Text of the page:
but didn't want to radically rework anything because the work is so

wonderful already. I tried to keep the spirit of it."


everything worked: a surreal poem called The Eggplant Frog (girl

becomes infatuated with frogs, girl despises aubergines, girl thinks

she sees God in aubergines, or perhaps in frogs) left Stout and drummer

Adrian Hughes bemused.

And it was hard to escape poems about

death. "I like the works where people are slightly uncomfortable," says

Stout, "walking around empty grounds with nothing to do. The pictures

are great when they show emptiness. But in music you want to go for

some drama."

QRV presented its own challenge: every stanza

neatly rhymes. "It's like an epic poem - it goes on and on," says

Stout. "It could almost change on a daily basis." For the recorded

version, Jacques settled on perhaps the least representative stanzas:

10 in which people die from QRV. In the rest of the poem, this

mysterious substance is a miracle cure, able to numb arthritis, do the

housework, even work like Viagra: "Once whores would frown when I let

down/ My pants uneasily/ But now my ----- is long and thick/ From

taking QRV." Those dashes are typical of Gorey, who wrote about sex

euphemistically. The Tiger Lillies, by contrast, revel in the explicit,

and Jacques now can't understand why he passed over QRV's filthy bits.

Jacques spent a few months learning the songs so he could perform them

to Gorey in person. But he never got the chance: a couple of days

before he was due to fly to the US, in April 2000, he heard that Gorey

had died of a heart attack, aged 75.

"I felt very strange,"

Jacques says. "I was really upset. I cried when I saw his picture for

the first time, in an obituary column. But I also felt that I was more

upset because I was going to give him a really good show, and now I

couldn't sing him my songs."

Following Gorey's death, plans

for a theatre piece were rapidly shelved. Terry Gilliam wanted to

direct it, but didn't have time; everyone else was too worried that the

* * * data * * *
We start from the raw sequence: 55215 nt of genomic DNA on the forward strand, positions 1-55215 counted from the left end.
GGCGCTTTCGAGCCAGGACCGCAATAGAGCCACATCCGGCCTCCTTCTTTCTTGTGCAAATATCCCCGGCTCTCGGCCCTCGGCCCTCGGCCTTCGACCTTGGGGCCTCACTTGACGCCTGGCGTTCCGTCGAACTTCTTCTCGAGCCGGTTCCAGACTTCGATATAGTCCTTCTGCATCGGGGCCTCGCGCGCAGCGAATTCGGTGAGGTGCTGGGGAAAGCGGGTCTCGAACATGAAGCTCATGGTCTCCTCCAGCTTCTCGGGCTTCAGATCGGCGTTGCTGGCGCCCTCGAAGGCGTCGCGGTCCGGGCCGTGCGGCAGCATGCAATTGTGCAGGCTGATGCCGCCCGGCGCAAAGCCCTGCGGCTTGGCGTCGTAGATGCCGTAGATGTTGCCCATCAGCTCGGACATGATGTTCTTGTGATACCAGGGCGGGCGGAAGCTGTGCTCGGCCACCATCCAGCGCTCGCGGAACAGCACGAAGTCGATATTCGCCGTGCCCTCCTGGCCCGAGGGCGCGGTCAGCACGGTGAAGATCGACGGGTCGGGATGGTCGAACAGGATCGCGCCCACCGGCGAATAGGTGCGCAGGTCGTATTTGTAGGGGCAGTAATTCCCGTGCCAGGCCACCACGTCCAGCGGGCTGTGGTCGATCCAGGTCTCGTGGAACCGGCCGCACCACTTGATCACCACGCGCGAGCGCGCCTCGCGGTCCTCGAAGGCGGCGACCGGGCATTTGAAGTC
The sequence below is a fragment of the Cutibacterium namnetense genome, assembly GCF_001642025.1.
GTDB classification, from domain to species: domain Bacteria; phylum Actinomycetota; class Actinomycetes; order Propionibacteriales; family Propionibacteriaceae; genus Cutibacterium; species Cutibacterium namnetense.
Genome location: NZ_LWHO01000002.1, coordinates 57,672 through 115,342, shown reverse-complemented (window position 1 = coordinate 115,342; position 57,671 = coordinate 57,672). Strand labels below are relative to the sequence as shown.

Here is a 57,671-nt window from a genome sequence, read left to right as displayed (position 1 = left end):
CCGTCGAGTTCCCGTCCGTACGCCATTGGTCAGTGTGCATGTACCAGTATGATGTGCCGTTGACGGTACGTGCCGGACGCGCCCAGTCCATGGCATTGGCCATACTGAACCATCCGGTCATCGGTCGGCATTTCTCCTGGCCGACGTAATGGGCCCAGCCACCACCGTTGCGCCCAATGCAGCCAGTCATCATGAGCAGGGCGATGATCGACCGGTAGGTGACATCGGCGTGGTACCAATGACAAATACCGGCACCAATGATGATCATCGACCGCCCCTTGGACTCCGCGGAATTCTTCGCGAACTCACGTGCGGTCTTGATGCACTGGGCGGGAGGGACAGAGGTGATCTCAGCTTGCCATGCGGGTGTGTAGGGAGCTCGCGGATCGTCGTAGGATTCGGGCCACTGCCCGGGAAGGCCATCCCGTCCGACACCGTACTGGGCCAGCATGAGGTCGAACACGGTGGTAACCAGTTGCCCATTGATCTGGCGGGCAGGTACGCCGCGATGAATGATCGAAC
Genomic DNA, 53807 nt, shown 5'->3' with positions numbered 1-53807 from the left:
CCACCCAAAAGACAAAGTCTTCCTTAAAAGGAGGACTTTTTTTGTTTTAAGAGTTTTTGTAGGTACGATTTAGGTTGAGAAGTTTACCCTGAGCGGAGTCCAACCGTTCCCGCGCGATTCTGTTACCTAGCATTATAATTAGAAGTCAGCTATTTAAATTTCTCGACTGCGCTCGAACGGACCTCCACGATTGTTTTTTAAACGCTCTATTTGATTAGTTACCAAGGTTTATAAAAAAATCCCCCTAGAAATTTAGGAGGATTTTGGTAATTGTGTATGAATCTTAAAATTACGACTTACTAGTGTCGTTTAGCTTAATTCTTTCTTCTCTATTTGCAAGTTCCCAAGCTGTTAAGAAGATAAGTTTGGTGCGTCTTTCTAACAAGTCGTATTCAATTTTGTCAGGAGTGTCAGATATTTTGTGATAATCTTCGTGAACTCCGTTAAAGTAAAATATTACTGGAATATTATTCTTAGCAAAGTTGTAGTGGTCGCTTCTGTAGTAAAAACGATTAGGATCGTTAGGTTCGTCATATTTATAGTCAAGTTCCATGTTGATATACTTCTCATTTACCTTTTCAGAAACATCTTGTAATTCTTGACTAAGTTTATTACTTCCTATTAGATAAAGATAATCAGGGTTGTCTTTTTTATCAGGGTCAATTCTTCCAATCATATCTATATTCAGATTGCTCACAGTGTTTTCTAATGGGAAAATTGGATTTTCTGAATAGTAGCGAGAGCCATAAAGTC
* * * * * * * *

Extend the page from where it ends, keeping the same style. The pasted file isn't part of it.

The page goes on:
work would be a rehash of Shockheaded Peter.

Reluctant to

junk the songs, the Tiger Lillies set about turning them into an album.

When the Kronos Quartet approached them after a Shockheaded Peter show

in San Francisco suggesting a collaboration, the band felt the Gorey

album would be the perfect opportunity.

"A string quartet is

a Goreyesque thing," says Jacques. "You can imagine a string quartet

playing in a Victorian living room. And the Kronos are open to

experiment. I was proud because we got them to bark like dogs in the


The advantage of this sort of project for the Tiger

Lillies is its air of accessibility. As Jacques says: "It has the

potential to reach a bigger audience than the pornographic filth I

normally write."

But he is worried what Gorey's fans might

make of it. The album radiates the author's humour, but tales of a baby

being ripped to pieces and a prostitute dying of a "loathsome disease"

seem far more gothic and alarming when sung in Jacques's eerie

falsetto, accompanied by the band's lurching clatter.


open to criticism that I've altered his works for my own ends," Jacques

admits. "The tragedy is, if Gorey had lived another week, I could have

said, 'I played these songs to Edward and Edward liked them.' Now

people can easily say, 'Those Tiger Lillies have ruined it' - and I

can't contradict that."

? The album The Gorey End is out now

on EMI Classical. The Tiger Lillies and the Kronos Quartet are at the

Lyric Hammersmith, London W12 (08700 50511), from Thursday until